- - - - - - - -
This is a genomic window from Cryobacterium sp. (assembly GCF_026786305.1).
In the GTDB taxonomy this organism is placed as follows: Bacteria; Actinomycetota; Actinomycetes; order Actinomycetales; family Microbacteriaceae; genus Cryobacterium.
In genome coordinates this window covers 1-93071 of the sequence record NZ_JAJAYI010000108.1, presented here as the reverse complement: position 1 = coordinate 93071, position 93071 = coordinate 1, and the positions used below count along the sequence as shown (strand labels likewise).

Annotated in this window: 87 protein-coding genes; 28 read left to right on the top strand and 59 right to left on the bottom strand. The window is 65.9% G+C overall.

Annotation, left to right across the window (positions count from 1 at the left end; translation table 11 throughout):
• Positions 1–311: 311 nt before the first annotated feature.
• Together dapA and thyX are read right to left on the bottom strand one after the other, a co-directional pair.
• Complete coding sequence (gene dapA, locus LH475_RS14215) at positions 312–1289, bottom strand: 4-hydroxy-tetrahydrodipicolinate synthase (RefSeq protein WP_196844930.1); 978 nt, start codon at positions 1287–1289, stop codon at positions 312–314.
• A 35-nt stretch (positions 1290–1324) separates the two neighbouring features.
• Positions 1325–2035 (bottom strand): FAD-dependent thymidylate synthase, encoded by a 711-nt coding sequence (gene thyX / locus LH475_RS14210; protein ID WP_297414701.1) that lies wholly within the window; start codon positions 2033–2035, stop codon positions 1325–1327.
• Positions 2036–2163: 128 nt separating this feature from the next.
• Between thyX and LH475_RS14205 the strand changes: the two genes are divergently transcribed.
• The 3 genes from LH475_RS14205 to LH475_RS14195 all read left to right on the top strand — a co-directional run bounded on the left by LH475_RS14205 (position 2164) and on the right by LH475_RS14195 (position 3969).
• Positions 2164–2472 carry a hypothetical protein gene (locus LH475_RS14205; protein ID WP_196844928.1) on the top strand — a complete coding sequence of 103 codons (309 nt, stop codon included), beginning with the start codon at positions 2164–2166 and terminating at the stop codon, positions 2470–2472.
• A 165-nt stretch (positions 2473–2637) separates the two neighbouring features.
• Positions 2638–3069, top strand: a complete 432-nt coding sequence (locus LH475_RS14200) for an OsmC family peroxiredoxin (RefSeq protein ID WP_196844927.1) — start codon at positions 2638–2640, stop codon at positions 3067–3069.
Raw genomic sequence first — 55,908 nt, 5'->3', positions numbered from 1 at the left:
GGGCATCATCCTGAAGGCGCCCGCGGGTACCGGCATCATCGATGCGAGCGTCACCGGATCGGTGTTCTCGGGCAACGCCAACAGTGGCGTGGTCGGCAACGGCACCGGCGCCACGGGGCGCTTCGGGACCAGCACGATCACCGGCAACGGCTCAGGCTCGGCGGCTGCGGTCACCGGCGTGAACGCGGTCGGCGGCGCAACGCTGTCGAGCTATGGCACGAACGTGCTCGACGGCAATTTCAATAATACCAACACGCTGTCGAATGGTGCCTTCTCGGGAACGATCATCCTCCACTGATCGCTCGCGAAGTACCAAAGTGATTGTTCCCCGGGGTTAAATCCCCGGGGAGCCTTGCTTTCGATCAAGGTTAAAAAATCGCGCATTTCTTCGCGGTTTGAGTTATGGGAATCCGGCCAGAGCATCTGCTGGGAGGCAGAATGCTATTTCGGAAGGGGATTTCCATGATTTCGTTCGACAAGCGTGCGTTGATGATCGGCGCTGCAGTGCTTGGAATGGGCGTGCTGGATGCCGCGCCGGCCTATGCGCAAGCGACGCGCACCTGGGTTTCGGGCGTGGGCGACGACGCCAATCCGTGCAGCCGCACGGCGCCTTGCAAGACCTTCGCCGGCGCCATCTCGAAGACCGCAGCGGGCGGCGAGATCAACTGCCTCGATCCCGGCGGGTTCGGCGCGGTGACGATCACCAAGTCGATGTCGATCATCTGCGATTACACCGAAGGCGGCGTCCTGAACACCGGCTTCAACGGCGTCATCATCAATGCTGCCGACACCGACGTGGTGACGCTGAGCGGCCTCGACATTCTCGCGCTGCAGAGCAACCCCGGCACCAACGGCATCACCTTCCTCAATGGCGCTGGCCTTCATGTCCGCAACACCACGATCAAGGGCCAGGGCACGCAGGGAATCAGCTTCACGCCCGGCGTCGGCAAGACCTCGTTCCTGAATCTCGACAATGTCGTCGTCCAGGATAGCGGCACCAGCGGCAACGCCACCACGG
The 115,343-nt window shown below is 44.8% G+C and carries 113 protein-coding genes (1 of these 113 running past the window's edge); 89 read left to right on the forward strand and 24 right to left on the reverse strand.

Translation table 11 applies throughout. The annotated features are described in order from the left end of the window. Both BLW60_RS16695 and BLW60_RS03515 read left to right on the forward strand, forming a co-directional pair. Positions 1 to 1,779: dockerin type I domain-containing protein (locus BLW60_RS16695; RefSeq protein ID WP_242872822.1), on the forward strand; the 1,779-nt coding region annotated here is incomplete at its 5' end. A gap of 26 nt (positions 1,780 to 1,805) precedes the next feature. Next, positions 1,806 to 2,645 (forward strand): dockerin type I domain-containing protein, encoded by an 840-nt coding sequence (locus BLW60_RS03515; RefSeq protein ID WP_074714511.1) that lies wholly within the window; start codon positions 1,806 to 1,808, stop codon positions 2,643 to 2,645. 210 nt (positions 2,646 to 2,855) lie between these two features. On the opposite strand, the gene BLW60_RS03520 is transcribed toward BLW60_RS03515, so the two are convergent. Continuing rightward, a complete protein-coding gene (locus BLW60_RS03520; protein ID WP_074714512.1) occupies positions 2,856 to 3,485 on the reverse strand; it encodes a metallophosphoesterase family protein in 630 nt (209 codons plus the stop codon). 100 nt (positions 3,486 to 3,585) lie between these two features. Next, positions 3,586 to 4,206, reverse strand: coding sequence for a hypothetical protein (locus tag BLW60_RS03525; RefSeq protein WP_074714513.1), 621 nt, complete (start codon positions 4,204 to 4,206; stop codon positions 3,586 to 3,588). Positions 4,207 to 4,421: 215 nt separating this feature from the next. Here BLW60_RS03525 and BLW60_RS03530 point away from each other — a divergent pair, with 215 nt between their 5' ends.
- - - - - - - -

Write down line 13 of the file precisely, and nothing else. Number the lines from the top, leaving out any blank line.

• The 3 genes from LH475_RS14205 to LH475_RS14195 all read left to right on the top strand — a co-directional run bounded on the left by LH475_RS14205 (position 2164) and on the right by LH475_RS14195 (position 3969).